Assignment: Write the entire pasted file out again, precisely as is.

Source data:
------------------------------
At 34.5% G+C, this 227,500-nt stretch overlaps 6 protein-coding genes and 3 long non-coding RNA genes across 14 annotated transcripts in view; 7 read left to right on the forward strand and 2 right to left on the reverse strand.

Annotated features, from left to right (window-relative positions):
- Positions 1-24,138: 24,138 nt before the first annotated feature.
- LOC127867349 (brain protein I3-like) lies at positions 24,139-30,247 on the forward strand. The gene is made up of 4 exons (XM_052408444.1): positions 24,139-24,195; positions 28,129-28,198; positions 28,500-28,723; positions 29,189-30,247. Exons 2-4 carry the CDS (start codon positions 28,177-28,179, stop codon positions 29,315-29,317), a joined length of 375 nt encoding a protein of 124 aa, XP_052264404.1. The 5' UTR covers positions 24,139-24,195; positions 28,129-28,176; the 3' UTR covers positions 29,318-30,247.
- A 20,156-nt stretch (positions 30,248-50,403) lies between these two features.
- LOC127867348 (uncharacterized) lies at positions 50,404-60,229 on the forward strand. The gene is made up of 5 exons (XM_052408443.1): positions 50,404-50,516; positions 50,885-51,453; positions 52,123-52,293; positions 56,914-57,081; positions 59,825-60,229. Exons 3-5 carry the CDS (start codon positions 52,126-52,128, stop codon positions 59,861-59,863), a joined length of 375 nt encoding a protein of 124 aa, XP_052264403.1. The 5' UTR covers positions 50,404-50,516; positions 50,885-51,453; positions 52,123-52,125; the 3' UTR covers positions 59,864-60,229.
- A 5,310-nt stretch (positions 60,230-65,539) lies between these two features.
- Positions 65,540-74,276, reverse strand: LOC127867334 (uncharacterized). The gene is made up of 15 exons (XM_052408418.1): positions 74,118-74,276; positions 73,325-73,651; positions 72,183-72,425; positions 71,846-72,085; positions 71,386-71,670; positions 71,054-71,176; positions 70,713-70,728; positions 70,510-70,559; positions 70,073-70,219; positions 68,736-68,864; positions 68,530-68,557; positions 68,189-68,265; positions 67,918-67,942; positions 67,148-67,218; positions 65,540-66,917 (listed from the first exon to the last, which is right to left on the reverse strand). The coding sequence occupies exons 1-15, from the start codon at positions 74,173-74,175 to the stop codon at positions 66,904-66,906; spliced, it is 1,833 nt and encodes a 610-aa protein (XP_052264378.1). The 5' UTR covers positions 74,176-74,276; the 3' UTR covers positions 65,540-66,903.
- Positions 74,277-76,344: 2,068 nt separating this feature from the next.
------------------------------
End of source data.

At 34.5% G+C, this 227,500-nt stretch overlaps 6 protein-coding genes and 3 long non-coding RNA genes across 14 annotated transcripts in view; 7 read left to right on the forward strand and 2 right to left on the reverse strand.

Annotated features, from left to right (window-relative positions):
- Positions 1-24,138: 24,138 nt before the first annotated feature.
- LOC127867349 (brain protein I3-like) lies at positions 24,139-30,247 on the forward strand. The gene is made up of 4 exons (XM_052408444.1): positions 24,139-24,195; positions 28,129-28,198; positions 28,500-28,723; positions 29,189-30,247. Exons 2-4 carry the CDS (start codon positions 28,177-28,179, stop codon positions 29,315-29,317), a joined length of 375 nt encoding a protein of 124 aa, XP_052264404.1. The 5' UTR covers positions 24,139-24,195; positions 28,129-28,176; the 3' UTR covers positions 29,318-30,247.
- A 20,156-nt stretch (positions 30,248-50,403) lies between these two features.
- LOC127867348 (uncharacterized) lies at positions 50,404-60,229 on the forward strand. The gene is made up of 5 exons (XM_052408443.1): positions 50,404-50,516; positions 50,885-51,453; positions 52,123-52,293; positions 56,914-57,081; positions 59,825-60,229. Exons 3-5 carry the CDS (start codon positions 52,126-52,128, stop codon positions 59,861-59,863), a joined length of 375 nt encoding a protein of 124 aa, XP_052264403.1. The 5' UTR covers positions 50,404-50,516; positions 50,885-51,453; positions 52,123-52,125; the 3' UTR covers positions 59,864-60,229.
- A 5,310-nt stretch (positions 60,230-65,539) lies between these two features.
- Positions 65,540-74,276, reverse strand: LOC127867334 (uncharacterized). The gene is made up of 15 exons (XM_052408418.1): positions 74,118-74,276; positions 73,325-73,651; positions 72,183-72,425; positions 71,846-72,085; positions 71,386-71,670; positions 71,054-71,176; positions 70,713-70,728; positions 70,510-70,559; positions 70,073-70,219; positions 68,736-68,864; positions 68,530-68,557; positions 68,189-68,265; positions 67,918-67,942; positions 67,148-67,218; positions 65,540-66,917 (listed from the first exon to the last, which is right to left on the reverse strand). The coding sequence occupies exons 1-15, from the start codon at positions 74,173-74,175 to the stop codon at positions 66,904-66,906; spliced, it is 1,833 nt and encodes a 610-aa protein (XP_052264378.1). The 5' UTR covers positions 74,176-74,276; the 3' UTR covers positions 65,540-66,903.
- Positions 74,277-76,344: 2,068 nt separating this feature from the next.